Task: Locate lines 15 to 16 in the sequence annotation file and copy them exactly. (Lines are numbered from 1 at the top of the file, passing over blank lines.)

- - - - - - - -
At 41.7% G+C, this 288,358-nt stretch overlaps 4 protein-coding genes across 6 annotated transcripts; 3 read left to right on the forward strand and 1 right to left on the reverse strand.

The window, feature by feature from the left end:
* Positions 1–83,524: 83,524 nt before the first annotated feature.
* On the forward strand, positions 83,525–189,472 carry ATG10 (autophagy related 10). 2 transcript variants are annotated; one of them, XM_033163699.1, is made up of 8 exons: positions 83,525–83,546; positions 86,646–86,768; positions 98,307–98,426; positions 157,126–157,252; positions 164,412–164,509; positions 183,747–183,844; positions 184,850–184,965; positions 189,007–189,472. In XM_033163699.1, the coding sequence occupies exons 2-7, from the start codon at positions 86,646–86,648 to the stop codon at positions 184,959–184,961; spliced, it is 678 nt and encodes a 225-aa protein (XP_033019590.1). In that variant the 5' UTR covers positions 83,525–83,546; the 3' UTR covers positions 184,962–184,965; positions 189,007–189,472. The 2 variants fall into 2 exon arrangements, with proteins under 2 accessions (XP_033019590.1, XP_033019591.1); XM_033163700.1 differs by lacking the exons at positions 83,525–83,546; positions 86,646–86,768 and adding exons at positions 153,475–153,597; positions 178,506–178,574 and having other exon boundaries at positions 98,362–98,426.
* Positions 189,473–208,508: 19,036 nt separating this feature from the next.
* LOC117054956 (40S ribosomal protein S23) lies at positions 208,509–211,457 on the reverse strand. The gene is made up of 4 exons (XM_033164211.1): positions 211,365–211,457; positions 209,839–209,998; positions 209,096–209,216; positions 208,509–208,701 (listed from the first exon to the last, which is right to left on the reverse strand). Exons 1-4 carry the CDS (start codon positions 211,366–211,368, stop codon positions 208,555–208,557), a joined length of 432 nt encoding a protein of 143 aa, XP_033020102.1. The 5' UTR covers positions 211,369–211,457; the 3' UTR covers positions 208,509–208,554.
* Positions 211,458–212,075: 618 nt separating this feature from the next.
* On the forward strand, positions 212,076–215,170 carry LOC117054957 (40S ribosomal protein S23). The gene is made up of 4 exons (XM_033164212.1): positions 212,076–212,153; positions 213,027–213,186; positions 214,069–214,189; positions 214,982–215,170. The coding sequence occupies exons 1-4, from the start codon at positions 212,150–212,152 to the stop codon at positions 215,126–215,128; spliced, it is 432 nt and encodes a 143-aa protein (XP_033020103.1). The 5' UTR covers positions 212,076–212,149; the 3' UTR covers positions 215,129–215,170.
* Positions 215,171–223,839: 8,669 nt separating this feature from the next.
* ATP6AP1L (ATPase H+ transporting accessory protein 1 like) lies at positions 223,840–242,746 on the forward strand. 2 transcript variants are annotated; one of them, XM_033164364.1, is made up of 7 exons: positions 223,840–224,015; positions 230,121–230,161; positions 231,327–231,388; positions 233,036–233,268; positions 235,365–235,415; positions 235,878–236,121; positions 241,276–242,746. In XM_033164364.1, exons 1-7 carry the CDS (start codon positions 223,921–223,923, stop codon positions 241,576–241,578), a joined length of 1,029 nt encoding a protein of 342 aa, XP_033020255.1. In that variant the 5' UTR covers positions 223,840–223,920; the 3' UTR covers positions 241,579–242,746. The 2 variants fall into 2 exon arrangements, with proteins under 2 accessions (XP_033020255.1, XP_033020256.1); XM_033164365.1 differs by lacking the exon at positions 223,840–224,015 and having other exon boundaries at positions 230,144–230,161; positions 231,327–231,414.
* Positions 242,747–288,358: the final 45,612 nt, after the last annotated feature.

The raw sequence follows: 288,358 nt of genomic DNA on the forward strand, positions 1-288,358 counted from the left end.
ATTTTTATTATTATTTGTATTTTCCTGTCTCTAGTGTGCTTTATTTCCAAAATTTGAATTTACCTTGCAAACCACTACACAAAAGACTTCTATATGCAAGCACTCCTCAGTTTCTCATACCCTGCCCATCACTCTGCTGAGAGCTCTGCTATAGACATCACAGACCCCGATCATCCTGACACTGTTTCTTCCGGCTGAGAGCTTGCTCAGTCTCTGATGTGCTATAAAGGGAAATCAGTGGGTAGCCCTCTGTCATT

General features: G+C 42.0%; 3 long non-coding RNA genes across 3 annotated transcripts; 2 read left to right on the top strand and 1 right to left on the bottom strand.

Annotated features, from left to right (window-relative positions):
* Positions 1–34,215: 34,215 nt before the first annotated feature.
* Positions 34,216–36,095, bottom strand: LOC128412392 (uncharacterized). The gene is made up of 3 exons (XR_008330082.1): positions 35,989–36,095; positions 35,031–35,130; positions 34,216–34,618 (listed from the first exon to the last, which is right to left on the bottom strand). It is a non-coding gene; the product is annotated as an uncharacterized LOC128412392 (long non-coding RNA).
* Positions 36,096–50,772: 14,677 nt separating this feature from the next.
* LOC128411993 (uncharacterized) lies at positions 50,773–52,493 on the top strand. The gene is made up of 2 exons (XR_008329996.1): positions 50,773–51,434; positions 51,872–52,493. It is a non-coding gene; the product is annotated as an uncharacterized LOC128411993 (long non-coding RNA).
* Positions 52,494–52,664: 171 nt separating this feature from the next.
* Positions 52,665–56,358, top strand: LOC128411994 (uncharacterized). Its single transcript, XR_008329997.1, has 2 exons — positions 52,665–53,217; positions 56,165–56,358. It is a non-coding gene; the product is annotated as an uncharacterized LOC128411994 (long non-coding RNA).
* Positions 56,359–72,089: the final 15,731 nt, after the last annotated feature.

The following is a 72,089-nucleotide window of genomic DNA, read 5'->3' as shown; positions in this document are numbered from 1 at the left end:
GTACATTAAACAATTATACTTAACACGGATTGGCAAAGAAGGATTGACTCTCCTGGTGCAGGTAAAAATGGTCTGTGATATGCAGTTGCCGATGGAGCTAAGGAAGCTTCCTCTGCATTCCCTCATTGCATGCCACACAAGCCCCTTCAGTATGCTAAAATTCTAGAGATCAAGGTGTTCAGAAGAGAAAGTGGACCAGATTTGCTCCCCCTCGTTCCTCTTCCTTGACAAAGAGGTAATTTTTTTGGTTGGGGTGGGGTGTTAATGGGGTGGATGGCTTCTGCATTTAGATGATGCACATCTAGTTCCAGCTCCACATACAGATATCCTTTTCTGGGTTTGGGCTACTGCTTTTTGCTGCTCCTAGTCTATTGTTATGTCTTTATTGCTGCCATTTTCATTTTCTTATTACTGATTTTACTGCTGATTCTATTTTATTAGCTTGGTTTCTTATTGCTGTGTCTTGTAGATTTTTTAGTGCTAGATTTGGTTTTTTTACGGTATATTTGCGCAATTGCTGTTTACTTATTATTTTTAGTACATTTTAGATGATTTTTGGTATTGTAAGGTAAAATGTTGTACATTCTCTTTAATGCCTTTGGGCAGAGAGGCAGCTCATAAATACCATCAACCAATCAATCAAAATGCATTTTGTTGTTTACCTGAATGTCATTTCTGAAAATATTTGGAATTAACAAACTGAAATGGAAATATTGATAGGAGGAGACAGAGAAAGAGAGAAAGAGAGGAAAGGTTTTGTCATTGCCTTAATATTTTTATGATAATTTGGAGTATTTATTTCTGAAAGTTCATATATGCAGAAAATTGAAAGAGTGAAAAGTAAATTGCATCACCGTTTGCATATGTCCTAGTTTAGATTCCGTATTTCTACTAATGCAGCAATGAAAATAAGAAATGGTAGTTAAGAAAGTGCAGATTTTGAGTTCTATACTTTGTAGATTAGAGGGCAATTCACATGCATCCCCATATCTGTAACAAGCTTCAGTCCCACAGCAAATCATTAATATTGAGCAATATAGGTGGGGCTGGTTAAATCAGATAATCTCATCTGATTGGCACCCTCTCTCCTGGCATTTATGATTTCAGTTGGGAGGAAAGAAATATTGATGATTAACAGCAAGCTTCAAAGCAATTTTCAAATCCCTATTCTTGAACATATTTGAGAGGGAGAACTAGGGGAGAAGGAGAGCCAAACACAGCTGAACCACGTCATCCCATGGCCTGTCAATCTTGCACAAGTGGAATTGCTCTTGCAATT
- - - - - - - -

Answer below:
Annotated features, from left to right (window-relative positions):
* Positions 1–34,215: 34,215 nt before the first annotated feature.